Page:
Not sure where to go next, hopefully I can convince some others to start using this and get some good ideas. I’d love to figure out a way that I can make lyrics + chord entry a lot easier and less geeky (the world apparently doesn’t share my love of markup languages), though my ideas so far either go beyond the limits of JS or just over-complicate the problem.

Introducing Omega Hymnal

I’d like to announce the availability of a new program that I’ve been writing, Omega Hymnal. Omega Hymnal is a lyrics display program for informal worship settings.

omegahymnal_ss_1.png omegahymnal_ss_2.png

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On programming, kids, and game development

As many parents of boys can tell you, the dream careers of “Fireman” and “Astronaut” have long since been supplanted by “Video game programmer” (and “Lego designer”, but that’s another article…). Pretty regularly I hear from other parents that their son has an aspiration to learn programming so that he can make video games, and my own boys are no exception. This isn’t an entirely bad thing.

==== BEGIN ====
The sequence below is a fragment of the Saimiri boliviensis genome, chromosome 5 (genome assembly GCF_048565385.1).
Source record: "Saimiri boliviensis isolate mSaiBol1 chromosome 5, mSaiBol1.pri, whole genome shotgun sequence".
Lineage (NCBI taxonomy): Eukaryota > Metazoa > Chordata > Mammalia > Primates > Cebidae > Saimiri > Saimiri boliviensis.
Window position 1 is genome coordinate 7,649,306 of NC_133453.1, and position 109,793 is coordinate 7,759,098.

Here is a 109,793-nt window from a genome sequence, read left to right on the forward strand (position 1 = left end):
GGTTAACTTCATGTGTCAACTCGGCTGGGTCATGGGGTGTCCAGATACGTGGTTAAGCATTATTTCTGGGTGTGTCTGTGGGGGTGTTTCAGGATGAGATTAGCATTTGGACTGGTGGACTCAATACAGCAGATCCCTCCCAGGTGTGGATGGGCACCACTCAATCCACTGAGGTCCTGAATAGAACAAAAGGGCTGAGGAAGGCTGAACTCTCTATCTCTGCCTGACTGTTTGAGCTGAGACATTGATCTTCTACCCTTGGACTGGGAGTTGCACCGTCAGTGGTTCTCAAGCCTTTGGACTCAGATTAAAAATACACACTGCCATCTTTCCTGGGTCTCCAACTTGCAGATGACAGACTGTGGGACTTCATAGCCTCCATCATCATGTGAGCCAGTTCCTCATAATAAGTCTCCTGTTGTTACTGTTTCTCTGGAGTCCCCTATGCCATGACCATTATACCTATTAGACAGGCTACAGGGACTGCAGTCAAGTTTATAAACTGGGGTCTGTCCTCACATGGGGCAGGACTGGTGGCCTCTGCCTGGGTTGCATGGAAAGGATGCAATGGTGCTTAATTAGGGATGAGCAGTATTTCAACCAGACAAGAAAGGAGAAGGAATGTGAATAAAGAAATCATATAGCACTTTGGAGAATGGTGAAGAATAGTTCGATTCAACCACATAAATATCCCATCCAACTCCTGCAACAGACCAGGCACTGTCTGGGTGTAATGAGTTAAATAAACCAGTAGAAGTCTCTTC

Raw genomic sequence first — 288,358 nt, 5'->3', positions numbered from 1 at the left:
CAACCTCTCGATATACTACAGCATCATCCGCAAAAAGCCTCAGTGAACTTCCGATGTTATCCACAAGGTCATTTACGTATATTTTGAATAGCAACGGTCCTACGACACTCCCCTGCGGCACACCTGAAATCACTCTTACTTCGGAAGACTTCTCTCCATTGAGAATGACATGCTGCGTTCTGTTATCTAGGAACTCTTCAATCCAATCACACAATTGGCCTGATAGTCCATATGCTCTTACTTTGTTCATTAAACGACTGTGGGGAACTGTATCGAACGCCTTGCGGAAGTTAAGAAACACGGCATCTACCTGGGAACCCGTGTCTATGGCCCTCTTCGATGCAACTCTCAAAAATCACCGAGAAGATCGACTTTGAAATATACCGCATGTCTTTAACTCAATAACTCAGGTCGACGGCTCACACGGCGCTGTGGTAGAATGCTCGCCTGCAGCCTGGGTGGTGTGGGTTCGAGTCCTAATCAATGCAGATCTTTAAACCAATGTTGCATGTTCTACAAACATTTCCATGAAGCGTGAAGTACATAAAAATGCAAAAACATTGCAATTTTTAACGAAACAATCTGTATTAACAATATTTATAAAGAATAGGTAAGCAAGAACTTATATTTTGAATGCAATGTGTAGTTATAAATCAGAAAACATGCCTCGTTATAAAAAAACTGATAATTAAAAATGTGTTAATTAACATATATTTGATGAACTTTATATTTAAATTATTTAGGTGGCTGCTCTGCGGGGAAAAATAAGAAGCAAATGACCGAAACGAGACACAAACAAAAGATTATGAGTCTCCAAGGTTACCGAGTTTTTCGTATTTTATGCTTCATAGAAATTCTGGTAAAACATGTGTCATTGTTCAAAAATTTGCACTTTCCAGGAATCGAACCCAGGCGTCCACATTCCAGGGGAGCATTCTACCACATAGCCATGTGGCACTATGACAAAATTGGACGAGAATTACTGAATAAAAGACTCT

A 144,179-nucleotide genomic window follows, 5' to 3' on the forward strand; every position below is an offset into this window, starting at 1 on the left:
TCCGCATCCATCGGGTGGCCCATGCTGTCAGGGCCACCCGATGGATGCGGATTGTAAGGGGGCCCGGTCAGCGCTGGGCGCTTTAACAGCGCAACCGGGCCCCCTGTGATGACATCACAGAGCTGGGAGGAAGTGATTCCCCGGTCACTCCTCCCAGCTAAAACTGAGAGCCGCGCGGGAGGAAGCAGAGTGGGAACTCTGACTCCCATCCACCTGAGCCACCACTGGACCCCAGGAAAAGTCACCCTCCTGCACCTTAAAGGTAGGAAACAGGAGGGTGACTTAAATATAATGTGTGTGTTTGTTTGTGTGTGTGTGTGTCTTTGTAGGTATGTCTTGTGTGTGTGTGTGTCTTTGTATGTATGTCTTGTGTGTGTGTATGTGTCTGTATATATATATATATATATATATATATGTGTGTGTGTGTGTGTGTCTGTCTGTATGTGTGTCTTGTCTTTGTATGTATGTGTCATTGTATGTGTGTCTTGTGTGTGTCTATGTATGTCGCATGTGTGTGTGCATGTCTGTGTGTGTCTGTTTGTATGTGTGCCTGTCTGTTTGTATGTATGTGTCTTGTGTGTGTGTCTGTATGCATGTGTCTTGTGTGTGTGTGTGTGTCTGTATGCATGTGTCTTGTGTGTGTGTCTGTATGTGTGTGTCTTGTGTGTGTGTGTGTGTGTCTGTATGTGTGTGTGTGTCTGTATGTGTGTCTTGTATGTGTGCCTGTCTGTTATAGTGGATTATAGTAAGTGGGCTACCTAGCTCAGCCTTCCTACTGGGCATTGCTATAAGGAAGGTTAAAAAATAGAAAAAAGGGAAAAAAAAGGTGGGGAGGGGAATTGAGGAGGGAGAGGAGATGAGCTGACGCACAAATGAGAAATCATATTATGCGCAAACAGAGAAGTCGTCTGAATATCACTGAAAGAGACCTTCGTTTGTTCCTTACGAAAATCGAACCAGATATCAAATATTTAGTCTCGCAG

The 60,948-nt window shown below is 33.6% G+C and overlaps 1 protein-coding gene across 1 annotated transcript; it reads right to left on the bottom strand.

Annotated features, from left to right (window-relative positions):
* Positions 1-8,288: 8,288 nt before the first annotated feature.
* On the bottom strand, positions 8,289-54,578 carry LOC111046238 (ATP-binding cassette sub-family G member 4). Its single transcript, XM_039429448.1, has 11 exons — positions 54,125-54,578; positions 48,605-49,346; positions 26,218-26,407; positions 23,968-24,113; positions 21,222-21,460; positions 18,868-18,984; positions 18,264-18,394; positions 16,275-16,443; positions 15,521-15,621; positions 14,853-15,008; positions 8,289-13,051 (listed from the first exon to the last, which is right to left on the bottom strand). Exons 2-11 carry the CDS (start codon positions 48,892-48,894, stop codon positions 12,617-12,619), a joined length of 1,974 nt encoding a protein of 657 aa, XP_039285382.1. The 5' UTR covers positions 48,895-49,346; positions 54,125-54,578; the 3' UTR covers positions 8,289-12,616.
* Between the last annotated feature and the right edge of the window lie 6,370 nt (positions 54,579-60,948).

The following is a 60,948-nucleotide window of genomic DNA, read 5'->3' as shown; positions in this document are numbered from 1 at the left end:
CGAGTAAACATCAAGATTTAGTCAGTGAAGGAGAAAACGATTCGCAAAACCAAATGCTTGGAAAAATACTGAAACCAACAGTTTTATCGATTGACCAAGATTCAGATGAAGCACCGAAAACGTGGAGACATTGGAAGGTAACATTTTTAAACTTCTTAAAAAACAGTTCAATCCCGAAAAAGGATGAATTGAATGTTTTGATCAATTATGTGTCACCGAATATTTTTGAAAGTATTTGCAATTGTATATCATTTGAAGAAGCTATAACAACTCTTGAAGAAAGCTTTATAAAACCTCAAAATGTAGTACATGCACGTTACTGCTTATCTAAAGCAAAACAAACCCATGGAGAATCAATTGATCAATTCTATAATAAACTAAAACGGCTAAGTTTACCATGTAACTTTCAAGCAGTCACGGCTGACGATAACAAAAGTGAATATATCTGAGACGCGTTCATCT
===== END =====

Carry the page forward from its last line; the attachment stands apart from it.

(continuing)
Kids want to make games because they understand games, and for many of them games are the most compelling thing they do on a computer. It’s not a bad way to get started in computer programming; frankly, anything that motivates you to write code is a good way to get started in programming. If that thing is games, so be it; if it’s a loan amortization calculator, that works too. Far be it from me to discourage any aspiring programmer from coding whatever gets his or her brain ticking.

Even so, there are three morsels of food-for-thought that young people and their encouraging parents should chew on when a child sets his (or her) sights on a career in video game design.

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Reviving your old PC with Linux, Part VI: Building your own lightweight remix

In the previous article of this series, I covered a variety of “remix” distributions of Linux aimed at older computers, and posed the question “why not build our own”? In this article, we’ll look at doing exactly that.

Our goal will be to set up a basic desktop system, using only the necessary components, such that it will run reasonably well on a roughly ten-year-old computer.